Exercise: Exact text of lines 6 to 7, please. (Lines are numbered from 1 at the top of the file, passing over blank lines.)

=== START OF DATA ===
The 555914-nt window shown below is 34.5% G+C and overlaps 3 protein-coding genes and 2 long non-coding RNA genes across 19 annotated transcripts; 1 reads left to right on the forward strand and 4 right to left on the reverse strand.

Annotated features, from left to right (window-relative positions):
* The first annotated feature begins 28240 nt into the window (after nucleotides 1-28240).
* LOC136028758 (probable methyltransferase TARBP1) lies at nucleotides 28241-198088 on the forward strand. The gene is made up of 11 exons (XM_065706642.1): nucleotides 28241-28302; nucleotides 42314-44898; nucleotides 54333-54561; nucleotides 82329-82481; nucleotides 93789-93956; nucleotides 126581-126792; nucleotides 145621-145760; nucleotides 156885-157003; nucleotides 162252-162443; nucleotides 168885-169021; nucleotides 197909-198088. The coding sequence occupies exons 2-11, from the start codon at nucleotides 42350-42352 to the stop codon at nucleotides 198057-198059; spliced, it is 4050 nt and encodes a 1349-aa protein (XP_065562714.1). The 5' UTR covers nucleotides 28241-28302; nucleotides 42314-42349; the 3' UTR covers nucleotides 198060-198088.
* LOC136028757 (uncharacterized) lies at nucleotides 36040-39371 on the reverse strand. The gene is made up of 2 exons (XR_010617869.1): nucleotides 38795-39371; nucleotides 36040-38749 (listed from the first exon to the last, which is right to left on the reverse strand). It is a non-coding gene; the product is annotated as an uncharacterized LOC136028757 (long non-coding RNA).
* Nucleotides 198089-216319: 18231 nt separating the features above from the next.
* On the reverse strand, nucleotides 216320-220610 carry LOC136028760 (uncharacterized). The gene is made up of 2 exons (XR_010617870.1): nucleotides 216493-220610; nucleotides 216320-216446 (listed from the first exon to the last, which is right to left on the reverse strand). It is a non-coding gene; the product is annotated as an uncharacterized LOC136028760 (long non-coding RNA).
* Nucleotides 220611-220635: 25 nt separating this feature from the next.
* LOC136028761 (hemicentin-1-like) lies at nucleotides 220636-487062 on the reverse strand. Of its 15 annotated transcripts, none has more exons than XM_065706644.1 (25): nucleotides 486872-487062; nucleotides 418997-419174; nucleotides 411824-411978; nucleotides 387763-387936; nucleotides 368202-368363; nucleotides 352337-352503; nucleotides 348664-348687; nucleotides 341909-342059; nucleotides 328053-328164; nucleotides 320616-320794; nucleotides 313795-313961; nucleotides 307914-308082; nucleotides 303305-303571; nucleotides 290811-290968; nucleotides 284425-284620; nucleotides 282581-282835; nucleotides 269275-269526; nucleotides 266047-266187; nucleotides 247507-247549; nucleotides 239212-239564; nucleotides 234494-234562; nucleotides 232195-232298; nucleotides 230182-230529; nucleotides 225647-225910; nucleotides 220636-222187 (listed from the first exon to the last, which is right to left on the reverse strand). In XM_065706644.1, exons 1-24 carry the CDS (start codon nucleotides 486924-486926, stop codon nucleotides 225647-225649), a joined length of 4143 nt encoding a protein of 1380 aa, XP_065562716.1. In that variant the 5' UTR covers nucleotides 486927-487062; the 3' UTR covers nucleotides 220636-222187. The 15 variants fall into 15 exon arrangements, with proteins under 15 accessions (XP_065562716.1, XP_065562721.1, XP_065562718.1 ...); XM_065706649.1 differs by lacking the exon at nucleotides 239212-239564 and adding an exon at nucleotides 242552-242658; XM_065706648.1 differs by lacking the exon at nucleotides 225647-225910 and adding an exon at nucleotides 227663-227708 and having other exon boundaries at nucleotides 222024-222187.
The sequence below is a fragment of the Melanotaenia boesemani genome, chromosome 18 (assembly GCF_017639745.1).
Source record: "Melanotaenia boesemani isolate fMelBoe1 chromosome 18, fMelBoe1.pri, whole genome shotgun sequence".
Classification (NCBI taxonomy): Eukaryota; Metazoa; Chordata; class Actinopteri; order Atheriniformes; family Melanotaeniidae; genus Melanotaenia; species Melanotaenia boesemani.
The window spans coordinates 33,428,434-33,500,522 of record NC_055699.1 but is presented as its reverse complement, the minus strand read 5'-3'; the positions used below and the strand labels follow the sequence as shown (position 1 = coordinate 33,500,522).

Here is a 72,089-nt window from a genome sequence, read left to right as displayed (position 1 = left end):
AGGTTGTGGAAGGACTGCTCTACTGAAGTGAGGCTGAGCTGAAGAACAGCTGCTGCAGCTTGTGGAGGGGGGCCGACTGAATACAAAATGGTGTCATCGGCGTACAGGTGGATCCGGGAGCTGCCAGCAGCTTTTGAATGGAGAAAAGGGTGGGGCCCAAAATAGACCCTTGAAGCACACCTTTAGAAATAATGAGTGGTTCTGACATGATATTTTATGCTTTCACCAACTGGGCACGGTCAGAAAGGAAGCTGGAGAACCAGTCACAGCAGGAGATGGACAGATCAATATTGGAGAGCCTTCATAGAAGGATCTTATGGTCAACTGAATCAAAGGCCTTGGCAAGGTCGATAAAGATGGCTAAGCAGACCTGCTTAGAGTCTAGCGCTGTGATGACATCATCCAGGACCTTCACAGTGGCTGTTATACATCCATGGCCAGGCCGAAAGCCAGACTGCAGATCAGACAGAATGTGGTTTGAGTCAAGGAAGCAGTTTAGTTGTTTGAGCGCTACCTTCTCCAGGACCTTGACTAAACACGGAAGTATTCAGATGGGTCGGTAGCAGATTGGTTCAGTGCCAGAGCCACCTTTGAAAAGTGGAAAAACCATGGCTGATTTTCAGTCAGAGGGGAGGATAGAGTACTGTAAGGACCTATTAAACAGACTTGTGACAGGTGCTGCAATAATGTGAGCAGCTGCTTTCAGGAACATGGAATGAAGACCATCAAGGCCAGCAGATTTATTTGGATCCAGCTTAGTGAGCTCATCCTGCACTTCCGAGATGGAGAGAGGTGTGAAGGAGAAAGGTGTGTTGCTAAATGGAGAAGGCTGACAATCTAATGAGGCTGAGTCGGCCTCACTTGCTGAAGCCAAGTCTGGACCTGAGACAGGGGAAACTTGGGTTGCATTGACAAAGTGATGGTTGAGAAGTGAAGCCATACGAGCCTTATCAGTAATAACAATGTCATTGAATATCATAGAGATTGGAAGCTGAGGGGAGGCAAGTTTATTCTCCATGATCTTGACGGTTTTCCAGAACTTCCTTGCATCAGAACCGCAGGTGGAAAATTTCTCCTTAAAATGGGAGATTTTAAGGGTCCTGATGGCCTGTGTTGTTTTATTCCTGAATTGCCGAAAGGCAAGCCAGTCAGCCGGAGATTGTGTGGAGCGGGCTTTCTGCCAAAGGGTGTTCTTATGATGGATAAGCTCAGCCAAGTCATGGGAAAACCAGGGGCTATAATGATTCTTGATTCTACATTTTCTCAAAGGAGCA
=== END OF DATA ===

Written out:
* Nucleotides 198089-216319: 18231 nt separating the features above from the next.
* On the reverse strand, nucleotides 216320-220610 carry LOC136028760 (uncharacterized). The gene is made up of 2 exons (XR_010617870.1): nucleotides 216493-220610; nucleotides 216320-216446 (listed from the first exon to the last, which is right to left on the reverse strand). It is a non-coding gene; the product is annotated as an uncharacterized LOC136028760 (long non-coding RNA).